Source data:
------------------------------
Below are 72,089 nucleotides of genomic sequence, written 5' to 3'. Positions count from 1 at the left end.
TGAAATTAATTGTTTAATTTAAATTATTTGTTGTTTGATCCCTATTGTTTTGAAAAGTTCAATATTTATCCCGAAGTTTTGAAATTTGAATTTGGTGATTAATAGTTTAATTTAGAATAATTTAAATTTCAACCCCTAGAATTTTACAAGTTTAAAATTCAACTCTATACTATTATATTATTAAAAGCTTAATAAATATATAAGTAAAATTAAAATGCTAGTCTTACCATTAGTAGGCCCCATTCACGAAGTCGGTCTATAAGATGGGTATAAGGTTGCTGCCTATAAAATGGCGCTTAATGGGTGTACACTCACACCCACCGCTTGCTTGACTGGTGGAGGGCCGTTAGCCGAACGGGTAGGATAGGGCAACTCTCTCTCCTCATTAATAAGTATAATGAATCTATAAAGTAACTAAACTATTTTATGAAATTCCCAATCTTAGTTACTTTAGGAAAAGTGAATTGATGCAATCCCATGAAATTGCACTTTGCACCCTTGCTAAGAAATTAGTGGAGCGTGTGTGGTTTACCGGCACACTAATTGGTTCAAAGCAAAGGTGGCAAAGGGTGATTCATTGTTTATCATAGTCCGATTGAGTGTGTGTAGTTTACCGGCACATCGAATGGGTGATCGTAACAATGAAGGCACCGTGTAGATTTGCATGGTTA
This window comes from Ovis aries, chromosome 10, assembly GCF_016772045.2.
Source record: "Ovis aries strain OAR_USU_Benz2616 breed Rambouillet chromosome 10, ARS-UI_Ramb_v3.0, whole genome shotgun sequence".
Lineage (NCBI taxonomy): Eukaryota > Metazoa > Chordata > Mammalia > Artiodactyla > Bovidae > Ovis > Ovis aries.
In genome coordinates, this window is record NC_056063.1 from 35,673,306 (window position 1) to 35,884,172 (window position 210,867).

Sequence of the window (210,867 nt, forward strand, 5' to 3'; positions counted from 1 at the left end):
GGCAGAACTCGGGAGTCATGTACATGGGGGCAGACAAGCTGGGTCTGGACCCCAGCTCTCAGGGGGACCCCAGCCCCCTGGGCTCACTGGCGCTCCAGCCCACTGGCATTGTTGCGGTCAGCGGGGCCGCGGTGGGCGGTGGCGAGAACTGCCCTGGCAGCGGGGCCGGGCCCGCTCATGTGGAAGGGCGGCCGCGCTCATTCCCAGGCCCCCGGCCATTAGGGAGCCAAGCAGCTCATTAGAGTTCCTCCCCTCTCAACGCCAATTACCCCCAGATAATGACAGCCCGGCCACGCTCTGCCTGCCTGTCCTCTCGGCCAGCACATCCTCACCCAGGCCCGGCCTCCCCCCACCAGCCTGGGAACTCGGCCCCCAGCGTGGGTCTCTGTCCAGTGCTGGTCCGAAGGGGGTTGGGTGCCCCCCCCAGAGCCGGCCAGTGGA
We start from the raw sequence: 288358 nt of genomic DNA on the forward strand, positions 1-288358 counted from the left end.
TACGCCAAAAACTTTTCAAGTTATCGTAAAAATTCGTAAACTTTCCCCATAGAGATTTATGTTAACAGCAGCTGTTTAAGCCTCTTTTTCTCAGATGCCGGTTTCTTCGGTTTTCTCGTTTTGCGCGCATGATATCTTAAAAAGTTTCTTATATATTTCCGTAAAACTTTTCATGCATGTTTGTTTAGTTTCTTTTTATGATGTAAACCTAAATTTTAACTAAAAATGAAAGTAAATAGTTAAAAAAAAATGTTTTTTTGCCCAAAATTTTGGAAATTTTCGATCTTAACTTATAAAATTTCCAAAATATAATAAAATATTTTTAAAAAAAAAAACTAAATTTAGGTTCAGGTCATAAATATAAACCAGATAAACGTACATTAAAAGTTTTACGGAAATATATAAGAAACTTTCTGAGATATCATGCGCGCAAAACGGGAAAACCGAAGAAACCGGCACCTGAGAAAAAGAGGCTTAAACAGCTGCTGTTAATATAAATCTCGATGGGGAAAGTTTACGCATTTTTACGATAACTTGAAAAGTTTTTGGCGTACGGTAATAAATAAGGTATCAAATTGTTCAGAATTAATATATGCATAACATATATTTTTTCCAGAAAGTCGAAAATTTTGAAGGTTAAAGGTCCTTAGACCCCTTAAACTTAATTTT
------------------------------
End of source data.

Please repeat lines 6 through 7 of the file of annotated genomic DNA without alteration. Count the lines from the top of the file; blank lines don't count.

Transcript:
In genome coordinates, this window is record NC_056063.1 from 35,673,306 (window position 1) to 35,884,172 (window position 210,867).

Sequence of the window (210,867 nt, forward strand, 5' to 3'; positions counted from 1 at the left end):